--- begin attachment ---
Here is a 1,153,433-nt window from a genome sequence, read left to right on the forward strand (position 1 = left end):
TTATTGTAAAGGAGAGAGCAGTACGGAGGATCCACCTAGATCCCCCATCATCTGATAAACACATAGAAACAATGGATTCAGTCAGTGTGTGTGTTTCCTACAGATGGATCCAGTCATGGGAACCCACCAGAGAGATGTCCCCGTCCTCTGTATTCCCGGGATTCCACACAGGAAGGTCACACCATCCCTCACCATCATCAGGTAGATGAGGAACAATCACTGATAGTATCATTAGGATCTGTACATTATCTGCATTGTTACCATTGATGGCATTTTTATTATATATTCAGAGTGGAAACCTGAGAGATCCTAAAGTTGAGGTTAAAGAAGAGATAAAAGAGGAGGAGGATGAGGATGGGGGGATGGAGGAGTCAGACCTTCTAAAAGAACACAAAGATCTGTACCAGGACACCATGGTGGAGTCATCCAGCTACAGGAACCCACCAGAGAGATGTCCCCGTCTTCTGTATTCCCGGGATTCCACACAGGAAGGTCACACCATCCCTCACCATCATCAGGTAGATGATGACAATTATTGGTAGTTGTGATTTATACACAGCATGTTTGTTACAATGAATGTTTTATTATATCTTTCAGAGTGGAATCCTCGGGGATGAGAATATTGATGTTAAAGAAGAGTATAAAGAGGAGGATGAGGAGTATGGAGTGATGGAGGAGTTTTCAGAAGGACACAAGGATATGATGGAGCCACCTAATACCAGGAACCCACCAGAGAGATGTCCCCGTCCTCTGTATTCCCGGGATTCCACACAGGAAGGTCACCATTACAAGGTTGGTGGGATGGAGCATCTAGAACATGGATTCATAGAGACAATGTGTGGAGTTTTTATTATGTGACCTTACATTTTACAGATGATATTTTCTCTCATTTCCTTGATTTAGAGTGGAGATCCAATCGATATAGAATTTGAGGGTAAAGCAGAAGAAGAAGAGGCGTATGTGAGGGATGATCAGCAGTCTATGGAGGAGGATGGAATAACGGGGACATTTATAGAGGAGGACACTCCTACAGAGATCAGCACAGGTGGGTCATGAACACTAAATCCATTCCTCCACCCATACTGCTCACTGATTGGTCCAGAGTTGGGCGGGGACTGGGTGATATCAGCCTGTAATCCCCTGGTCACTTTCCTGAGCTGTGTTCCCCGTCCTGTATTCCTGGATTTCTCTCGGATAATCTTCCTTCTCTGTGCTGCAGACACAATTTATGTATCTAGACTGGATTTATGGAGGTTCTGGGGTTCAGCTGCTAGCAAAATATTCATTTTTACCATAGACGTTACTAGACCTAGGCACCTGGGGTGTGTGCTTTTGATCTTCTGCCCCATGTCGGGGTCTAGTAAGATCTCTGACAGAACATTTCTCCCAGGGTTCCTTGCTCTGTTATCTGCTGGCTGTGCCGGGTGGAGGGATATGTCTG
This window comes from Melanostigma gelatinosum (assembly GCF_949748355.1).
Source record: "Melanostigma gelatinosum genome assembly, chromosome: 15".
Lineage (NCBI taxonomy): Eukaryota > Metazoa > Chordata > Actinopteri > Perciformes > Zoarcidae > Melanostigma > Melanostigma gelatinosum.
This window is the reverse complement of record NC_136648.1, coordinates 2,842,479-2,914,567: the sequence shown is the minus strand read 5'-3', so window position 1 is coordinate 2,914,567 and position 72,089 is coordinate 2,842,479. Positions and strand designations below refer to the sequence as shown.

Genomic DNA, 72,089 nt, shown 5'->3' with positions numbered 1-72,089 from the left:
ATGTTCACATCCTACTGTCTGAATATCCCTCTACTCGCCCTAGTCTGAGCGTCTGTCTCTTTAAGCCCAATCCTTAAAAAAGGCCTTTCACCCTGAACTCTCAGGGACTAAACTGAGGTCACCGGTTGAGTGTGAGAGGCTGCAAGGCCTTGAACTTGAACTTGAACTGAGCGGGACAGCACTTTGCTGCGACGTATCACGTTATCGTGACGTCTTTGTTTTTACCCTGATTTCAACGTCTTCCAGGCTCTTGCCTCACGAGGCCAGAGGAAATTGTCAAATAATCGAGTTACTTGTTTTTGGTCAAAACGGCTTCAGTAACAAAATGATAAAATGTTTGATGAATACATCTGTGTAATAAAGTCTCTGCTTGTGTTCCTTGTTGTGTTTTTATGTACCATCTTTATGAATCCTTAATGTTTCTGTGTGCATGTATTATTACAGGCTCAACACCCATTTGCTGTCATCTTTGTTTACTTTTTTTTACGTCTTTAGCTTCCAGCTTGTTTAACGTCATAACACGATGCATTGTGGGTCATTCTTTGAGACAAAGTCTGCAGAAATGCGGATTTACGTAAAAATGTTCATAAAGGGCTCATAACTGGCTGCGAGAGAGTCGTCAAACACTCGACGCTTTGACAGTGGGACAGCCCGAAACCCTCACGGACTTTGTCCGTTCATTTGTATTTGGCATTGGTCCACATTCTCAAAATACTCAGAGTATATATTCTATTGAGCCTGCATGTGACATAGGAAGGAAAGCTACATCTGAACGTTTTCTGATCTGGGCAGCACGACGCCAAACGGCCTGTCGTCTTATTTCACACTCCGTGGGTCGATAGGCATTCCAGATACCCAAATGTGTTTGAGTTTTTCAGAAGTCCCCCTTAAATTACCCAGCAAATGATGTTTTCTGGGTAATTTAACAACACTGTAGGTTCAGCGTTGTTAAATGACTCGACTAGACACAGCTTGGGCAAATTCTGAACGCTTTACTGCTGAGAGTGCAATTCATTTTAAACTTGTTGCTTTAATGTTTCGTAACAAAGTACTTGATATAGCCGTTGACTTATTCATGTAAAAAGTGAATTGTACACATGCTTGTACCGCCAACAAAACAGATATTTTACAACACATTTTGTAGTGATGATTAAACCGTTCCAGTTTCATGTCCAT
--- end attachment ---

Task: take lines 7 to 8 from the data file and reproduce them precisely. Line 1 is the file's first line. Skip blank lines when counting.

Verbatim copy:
Genomic DNA, 72,089 nt, shown 5'->3' with positions numbered 1-72,089 from the left:
ATGTTCACATCCTACTGTCTGAATATCCCTCTACTCGCCCTAGTCTGAGCGTCTGTCTCTTTAAGCCCAATCCTTAAAAAAGGCCTTTCACCCTGAACTCTCAGGGACTAAACTGAGGTCACCGGTTGAGTGTGAGAGGCTGCAAGGCCTTGAACTTGAACTTGAACTGAGCGGGACAGCACTTTGCTGCGACGTATCACGTTATCGTGACGTCTTTGTTTTTACCCTGATTTCAACGTCTTCCAGGCTCTTGCCTCACGAGGCCAGAGGAAATTGTCAAATAATCGAGTTACTTGTTTTTGGTCAAAACGGCTTCAGTAACAAAATGATAAAATGTTTGATGAATACATCTGTGTAATAAAGTCTCTGCTTGTGTTCCTTGTTGTGTTTTTATGTACCATCTTTATGAATCCTTAATGTTTCTGTGTGCATGTATTATTACAGGCTCAACACCCATTTGCTGTCATCTTTGTTTACTTTTTTTTACGTCTTTAGCTTCCAGCTTGTTTAACGTCATAACACGATGCATTGTGGGTCATTCTTTGAGACAAAGTCTGCAGAAATGCGGATTTACGTAAAAATGTTCATAAAGGGCTCATAACTGGCTGCGAGAGAGTCGTCAAACACTCGACGCTTTGACAGTGGGACAGCCCGAAACCCTCACGGACTTTGTCCGTTCATTTGTATTTGGCATTGGTCCACATTCTCAAAATACTCAGAGTATATATTCTATTGAGCCTGCATGTGACATAGGAAGGAAAGCTACATCTGAACGTTTTCTGATCTGGGCAGCACGACGCCAAACGGCCTGTCGTCTTATTTCACACTCCGTGGGTCGATAGGCATTCCAGATACCCAAATGTGTTTGAGTTTTTCAGAAGTCCCCCTTAAATTACCCAGCAAATGATGTTTTCTGGGTAATTTAACAACACTGTAGGTTCAGCGTTGTTAAATGACTCGACTAGACACAGCTTGGGCAAATTCTGAACGCTTTACTGCTGAGAGTGCAATTCATTTTAAACTTGTTGCTTTAATGTTTCGTAACAAAGTACTTGATATAGCCGTTGACTTATTCATGTAAAAAGTGAATTGTACACATGCTTGTACCGCCAACAAAACAGATATTTTACAACACATTTTGTAGTGATGATTAAACCGTTCCAGTTTCATGTCCAT